Monday 15 March 2010

Brother Grimm

Brother Grimm was the second thriller published by Craig Russell. It appeared in 2006, and a couple of years later, he won the CWA Dagger in the Library. On that same evening I was introduced to him, having been awarded the Short Story Dagger, and that’s when we had our photo taken together. But I’ve only just got round to reading one of his books.

And it is, I must say, a gripping story. Set in Hamburg, it features a likeable cop called Jan Fabel and a psychotic murderer with a fixation on the folklore collected by the Brothers Grimm. I’ve been working on an idea with a folklore angle myself, and I did wonder whether there was any worrying similarity between his concept and mine – fortunately, the answer is no. I liked the way in which Russell ‘followed through’, in the sense of embedding the Grimm’s fairy tale concept in almost every aspect of his novel. This isn't an easy trick to pull off, but he managed it very well.

A girl’s body is found, and there is some puzzling confusion about her identity – is she, or is she not, a teenager who disappeared three years ago? The answer soon proves to be no, which begs a question – why did the killer leave a message sending the police off on that particular track? A couple having an affair are the next victims, and it soon becomes clear that a serial killer is at work.

There are copious red herrings, but this was one book where I managed to spot the culprit on his first appearance (the overly casual way he was brought into the story was the giveaway) - but this didn’t detract from my enjoyment. There were a few points in the middle when there was possibly a bit too much ‘tell’ and not enough ‘show’ in the writing, but by the end of the book I realised this was nothing more than a minor quibble. Fabel and his team are an interesting bunch, and Brother Grimm is a highly entertaining piece of work. I very much look forward to reading more of Craig Russell's fiction in the future.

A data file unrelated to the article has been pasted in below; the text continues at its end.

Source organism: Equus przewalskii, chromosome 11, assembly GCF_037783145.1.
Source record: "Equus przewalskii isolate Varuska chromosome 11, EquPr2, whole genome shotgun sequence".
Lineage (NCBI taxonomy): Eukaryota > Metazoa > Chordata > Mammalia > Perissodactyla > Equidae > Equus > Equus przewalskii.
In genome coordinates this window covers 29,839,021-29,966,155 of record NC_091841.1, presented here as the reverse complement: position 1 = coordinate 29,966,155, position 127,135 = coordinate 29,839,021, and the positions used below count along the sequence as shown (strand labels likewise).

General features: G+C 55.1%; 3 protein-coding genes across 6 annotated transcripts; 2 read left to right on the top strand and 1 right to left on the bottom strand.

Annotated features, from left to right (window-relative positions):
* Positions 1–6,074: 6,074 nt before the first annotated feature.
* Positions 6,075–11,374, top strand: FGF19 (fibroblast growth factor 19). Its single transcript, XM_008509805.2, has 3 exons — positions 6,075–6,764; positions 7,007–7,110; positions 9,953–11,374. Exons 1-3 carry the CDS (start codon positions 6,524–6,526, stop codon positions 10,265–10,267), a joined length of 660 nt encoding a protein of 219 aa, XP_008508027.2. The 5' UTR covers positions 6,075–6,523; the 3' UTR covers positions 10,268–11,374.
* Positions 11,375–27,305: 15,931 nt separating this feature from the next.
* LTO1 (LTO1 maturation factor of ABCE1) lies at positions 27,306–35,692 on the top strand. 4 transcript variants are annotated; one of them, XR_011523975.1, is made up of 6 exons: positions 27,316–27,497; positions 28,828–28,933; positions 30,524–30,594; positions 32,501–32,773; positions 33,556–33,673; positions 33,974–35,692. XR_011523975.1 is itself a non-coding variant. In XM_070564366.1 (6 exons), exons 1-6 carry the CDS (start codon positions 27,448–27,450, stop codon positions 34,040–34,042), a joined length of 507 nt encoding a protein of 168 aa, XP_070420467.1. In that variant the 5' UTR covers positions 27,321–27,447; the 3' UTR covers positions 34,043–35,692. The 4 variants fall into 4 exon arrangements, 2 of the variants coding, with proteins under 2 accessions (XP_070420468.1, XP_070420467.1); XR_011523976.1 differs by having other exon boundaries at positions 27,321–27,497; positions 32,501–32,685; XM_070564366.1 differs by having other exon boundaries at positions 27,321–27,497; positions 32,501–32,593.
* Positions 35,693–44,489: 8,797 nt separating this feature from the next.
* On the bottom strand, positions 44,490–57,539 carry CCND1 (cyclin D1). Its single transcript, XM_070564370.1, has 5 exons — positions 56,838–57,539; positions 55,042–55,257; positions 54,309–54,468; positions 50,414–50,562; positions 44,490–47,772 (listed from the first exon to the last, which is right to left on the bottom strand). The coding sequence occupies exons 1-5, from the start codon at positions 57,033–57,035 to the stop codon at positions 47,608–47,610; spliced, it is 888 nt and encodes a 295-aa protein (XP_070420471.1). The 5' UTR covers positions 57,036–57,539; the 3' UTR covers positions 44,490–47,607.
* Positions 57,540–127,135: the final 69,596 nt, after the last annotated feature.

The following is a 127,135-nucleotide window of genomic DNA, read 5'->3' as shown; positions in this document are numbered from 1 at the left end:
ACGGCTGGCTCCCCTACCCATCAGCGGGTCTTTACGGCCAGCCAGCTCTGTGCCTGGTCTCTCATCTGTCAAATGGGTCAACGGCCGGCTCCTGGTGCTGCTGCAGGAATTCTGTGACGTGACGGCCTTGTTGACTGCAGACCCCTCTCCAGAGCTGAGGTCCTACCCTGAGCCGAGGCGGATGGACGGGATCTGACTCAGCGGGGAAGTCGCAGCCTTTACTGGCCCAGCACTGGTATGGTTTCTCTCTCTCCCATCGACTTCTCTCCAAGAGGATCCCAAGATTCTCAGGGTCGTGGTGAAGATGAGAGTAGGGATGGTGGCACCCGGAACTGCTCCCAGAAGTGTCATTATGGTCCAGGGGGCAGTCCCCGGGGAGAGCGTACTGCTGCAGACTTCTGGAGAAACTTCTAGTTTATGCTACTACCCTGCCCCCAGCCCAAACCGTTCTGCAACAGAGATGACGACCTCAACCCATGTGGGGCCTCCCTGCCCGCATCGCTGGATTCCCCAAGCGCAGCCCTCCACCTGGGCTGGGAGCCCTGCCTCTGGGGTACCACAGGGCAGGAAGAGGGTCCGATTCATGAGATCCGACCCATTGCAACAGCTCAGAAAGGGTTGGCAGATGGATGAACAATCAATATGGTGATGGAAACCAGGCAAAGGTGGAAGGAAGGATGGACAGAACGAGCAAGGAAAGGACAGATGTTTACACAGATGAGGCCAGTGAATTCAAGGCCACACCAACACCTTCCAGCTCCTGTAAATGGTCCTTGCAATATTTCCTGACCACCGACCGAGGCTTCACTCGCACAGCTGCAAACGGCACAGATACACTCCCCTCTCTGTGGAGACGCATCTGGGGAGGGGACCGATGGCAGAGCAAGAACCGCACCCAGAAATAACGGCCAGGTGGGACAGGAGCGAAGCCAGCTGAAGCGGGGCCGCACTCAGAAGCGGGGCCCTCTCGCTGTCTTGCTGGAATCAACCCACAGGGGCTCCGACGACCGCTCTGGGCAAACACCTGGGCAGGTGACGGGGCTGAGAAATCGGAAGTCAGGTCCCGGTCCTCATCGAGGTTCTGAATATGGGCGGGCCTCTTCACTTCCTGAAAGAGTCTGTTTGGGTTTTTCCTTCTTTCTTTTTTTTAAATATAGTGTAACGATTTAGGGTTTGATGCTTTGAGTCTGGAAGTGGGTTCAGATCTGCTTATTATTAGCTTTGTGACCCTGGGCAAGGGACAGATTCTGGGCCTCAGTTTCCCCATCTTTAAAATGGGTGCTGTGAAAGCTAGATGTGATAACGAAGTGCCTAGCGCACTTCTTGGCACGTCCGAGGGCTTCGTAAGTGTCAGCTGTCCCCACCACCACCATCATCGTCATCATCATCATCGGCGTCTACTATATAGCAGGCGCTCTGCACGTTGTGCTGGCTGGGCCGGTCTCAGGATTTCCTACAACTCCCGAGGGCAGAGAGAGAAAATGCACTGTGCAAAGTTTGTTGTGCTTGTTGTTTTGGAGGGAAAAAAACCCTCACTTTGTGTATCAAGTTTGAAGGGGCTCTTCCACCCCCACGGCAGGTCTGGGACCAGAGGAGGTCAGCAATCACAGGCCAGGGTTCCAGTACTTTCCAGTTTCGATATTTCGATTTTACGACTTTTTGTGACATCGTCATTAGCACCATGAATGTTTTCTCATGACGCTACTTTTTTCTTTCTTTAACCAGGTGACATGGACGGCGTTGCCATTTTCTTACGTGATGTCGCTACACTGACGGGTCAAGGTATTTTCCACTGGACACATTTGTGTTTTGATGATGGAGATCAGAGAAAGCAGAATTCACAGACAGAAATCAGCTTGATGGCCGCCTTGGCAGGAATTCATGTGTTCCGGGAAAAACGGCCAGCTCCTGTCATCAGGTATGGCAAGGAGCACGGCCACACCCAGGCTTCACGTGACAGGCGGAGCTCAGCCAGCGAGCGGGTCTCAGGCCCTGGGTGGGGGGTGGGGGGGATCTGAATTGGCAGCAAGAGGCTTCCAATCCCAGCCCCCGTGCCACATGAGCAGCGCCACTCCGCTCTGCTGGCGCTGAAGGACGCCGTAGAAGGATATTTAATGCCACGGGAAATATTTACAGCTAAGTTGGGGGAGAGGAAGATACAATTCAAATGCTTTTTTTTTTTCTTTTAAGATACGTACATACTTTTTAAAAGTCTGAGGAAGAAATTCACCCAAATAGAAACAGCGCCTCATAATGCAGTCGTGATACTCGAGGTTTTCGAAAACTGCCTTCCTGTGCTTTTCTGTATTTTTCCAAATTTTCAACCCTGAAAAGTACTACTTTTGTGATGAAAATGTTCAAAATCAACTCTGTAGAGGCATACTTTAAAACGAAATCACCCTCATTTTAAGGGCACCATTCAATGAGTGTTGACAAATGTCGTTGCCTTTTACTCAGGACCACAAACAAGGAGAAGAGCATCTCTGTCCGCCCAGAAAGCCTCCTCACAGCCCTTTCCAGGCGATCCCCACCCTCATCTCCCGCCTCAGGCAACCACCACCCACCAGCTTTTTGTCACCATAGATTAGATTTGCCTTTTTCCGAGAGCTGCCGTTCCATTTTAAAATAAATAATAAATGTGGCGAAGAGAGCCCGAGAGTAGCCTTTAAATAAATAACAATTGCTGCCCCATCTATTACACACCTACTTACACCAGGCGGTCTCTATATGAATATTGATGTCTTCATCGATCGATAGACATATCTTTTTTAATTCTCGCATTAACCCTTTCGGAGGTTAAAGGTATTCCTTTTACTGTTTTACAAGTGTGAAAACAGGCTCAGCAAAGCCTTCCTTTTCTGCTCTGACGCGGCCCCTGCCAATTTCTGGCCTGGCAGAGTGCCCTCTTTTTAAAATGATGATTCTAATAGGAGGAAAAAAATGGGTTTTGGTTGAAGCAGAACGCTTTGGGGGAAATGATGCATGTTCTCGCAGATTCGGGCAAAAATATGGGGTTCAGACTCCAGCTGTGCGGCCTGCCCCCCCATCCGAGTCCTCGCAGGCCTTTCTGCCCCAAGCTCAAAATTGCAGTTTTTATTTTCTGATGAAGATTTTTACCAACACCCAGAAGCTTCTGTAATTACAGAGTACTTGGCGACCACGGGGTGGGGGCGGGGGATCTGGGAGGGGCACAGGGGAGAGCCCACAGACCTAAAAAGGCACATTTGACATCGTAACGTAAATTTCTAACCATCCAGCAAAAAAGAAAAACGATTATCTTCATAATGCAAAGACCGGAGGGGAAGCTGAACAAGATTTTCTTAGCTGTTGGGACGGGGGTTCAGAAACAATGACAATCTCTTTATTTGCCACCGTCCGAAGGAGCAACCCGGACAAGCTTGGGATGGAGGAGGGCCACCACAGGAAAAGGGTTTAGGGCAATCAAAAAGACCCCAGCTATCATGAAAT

Elizabeth Spann Craig said...

Great picture!

I'll have to check "Brother Grimm" out...sounds like a great story. I wonder if I'll be able to spot the killer as quickly as you do!

Mystery Writing is Murder

Dorte H said...

"I’ve been working on an idea with a folklore angle myself, and I did wonder whether there was any worrying similarity between his concept and mine" - I would probably also have worried if I were in your shoes, but on the other hand there are only so many plots and angles. So really, what makes novels different is the author´s individual voice. And it seems to me that book lovers enjoy discussing and comparing books which share plots, environments, periods etc. This is what Margot does every day on her wonderful blog, and far from deciding I won´t read another book on the theme, I am often tempted to read more if the first one was exciting.

Kiwicraig said...

great post and pic Martin. I was fortunate enough to interview Russell (by phone) late last year for a feature article in a NZ newspaper. We ended up chatting for over an hour - he's a fascinating guy.

BROTHER GRIMM was also the first Russell book I read - I picked it up in the airport on the way to the US in 2007, and read it while at summer camp. Good stuff. I enjoyed the way he layered folklore/myth, recent history, and present day.

I really enjoyed LENNOX, the first in his 1950s Glasgow-set series, which came out last year, as well.

Martin Edwards said...

Thanks, Elizabeth.
Dorte, I feel very much the same!

Martin Edwards said...

Craig, good to hear from you. I will look out for Lennox. I have just had a look at your excellent blog and will add it to my blogroll.